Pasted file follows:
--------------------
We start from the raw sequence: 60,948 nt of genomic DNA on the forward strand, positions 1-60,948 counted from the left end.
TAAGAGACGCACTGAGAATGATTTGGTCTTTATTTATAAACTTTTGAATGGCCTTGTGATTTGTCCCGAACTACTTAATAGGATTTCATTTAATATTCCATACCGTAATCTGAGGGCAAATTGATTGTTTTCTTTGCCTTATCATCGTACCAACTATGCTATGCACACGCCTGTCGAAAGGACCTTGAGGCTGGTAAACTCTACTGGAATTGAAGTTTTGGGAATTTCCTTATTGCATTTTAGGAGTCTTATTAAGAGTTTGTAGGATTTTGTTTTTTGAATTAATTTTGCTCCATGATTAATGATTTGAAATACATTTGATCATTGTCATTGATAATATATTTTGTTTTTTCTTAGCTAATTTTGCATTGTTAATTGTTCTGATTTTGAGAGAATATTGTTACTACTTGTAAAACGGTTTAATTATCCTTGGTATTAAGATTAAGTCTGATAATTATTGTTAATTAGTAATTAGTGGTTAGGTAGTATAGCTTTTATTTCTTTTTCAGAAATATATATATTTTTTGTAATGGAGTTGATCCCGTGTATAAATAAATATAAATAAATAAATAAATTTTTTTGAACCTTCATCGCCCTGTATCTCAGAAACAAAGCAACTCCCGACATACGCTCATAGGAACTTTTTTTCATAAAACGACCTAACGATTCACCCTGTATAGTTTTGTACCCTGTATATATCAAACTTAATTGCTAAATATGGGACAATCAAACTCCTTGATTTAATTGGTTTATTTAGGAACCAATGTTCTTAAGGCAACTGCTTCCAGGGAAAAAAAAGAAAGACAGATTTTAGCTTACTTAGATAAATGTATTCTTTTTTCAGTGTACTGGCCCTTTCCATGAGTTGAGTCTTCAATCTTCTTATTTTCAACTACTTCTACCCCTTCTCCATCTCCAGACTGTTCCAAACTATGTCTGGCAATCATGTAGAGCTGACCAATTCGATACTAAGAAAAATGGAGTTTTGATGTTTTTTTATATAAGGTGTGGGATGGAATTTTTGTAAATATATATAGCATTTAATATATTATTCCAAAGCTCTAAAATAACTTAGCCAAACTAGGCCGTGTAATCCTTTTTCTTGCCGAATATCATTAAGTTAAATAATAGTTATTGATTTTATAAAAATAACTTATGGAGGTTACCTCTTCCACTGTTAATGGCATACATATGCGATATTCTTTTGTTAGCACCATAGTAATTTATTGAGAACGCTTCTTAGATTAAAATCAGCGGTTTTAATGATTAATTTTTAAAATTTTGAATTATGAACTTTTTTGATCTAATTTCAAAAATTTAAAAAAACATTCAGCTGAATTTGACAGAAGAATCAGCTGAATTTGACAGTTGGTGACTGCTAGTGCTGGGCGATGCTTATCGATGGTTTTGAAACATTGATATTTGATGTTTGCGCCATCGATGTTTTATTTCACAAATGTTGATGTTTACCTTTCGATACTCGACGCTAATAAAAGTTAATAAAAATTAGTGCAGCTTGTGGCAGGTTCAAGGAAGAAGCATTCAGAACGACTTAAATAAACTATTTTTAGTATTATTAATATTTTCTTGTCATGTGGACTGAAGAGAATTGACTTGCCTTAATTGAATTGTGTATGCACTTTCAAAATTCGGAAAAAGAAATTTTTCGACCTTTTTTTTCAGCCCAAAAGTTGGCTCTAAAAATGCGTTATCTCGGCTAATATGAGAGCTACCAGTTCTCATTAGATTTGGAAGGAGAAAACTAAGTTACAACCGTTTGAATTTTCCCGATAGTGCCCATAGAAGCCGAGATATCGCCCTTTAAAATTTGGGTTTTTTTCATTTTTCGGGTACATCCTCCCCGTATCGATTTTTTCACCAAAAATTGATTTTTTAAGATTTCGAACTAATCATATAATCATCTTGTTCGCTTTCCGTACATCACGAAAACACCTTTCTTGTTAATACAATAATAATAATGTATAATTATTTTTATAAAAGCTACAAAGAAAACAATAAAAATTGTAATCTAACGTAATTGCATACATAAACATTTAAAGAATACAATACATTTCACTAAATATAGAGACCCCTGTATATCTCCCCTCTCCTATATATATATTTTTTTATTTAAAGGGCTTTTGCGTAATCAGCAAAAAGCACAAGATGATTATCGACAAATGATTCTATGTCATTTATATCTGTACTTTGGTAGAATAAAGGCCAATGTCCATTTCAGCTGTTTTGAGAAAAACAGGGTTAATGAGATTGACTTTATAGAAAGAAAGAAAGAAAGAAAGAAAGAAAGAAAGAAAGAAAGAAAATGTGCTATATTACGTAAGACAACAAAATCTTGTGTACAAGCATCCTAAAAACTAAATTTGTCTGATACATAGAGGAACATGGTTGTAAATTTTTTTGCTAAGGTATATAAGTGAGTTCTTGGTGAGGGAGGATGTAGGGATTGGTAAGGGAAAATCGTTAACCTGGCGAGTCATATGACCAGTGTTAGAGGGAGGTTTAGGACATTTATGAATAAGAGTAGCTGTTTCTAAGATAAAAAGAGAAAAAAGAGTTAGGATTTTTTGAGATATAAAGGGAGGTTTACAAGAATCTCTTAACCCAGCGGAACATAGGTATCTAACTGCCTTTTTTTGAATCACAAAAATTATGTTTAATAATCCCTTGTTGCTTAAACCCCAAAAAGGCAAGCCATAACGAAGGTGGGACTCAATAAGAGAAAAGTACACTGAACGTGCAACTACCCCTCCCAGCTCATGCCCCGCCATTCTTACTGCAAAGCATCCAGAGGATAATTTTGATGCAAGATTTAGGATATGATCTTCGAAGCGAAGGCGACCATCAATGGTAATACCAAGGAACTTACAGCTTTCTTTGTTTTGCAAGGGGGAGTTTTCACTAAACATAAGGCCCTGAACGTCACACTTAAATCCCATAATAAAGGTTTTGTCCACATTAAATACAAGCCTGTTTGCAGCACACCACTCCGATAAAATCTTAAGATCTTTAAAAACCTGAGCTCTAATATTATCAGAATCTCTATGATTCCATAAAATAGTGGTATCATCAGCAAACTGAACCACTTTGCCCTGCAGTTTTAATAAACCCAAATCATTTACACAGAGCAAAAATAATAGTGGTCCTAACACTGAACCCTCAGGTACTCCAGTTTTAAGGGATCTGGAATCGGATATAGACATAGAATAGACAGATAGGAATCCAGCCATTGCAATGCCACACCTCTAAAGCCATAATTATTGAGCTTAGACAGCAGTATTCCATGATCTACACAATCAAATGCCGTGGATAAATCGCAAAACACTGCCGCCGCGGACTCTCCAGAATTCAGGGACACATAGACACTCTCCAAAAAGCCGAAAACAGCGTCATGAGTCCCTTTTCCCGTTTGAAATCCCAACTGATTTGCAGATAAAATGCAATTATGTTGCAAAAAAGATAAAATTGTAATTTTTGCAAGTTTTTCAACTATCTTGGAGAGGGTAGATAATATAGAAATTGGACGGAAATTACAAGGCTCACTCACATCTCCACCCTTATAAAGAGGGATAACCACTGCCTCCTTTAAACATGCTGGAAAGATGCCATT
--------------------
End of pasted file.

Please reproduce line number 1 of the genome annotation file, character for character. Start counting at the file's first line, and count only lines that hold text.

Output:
We start from the raw sequence: 60,948 nt of genomic DNA on the forward strand, positions 1-60,948 counted from the left end.